American scientists have developed a non-toxic powder that, in contact with sunlight, completely disinfects water. Ultimately, this will become a practical solution for many people who do not have access to drinking water on a daily basis.
Researchers from Stanford University and SLAC Labs, under the auspices of the US Department of Energy, are developing this groundbreaking solution. It takes the form of a non-toxic powder which, when exposed to sunlight, disinfects the water and makes it completely drinkable.
Made up of nanoscale flakes of aluminum oxide, molybdenum sulfide, copper and iron oxide, the powder is capable of killing thousands of bacteria per second when exposed to sunlight.
So the objective here is to disinfect water very quickly and effortlessly, these materials are relatively cheap and above all very abundant. What’s really innovative is the cataclysmic action with which they relate to each other. This non-toxic process competes with other sometimes more difficult solutions, such as water treatments based on chemical substances, ultraviolet light, which are sometimes very dangerous.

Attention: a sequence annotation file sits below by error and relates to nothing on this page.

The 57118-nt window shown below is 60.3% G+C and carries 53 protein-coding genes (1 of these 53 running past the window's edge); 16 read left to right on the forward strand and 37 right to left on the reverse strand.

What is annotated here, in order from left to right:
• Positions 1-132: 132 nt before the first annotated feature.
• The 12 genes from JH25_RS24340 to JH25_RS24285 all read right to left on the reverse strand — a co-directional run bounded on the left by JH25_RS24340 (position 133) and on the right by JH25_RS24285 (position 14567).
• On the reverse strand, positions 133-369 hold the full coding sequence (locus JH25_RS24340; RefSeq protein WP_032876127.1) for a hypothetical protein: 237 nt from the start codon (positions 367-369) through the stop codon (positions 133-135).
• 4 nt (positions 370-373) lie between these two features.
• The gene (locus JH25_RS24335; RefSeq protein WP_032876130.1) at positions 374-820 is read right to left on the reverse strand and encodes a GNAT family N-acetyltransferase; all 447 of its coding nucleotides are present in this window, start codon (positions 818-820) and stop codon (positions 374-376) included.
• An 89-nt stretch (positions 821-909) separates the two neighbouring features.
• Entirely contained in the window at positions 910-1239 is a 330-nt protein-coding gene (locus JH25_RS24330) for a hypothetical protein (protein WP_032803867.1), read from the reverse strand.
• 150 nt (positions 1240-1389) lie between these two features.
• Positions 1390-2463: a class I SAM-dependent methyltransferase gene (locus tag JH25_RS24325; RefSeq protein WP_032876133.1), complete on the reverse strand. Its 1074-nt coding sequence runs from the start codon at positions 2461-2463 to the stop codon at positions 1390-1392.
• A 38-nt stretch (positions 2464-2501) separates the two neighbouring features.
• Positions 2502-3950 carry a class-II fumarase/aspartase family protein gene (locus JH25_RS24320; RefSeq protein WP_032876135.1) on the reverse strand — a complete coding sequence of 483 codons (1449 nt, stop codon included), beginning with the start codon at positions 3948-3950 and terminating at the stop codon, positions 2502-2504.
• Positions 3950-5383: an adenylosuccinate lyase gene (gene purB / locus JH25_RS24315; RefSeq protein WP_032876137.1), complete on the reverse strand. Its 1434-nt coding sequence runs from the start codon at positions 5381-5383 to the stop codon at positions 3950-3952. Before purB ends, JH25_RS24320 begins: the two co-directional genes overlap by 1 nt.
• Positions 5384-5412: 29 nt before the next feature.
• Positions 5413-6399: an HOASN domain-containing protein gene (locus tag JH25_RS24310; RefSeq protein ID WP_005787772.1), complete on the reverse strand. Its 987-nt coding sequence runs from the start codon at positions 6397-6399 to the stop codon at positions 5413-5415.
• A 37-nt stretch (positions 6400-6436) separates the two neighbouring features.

To demonstrate the effects of this solution, scientists tested it on a water sample contaminated with one million E. coli bacteria per milliliter. The test took place in direct sunlight and once the powder was diluted, it took only 60 seconds to detect live bacteria. If the oxidizing bacteria were not found immediately, the various components of this dust would decompose into water and oxygen and be removed within seconds. Note that chemical by-products formed by sunlight also dissolve very quickly. So you can drink the water safely.
After. The researchers plan to test the new powder on other pathogens, including E. coli, viruses and parasites that cause serious diseases. If such a solution could one day be developed on a large scale, starting with water treatment plants, it would be a revolutionary breakthrough. Currently, it is estimated that more than two billion people in the world do not have access to drinking water.
The results of their preliminary study were published Natural water.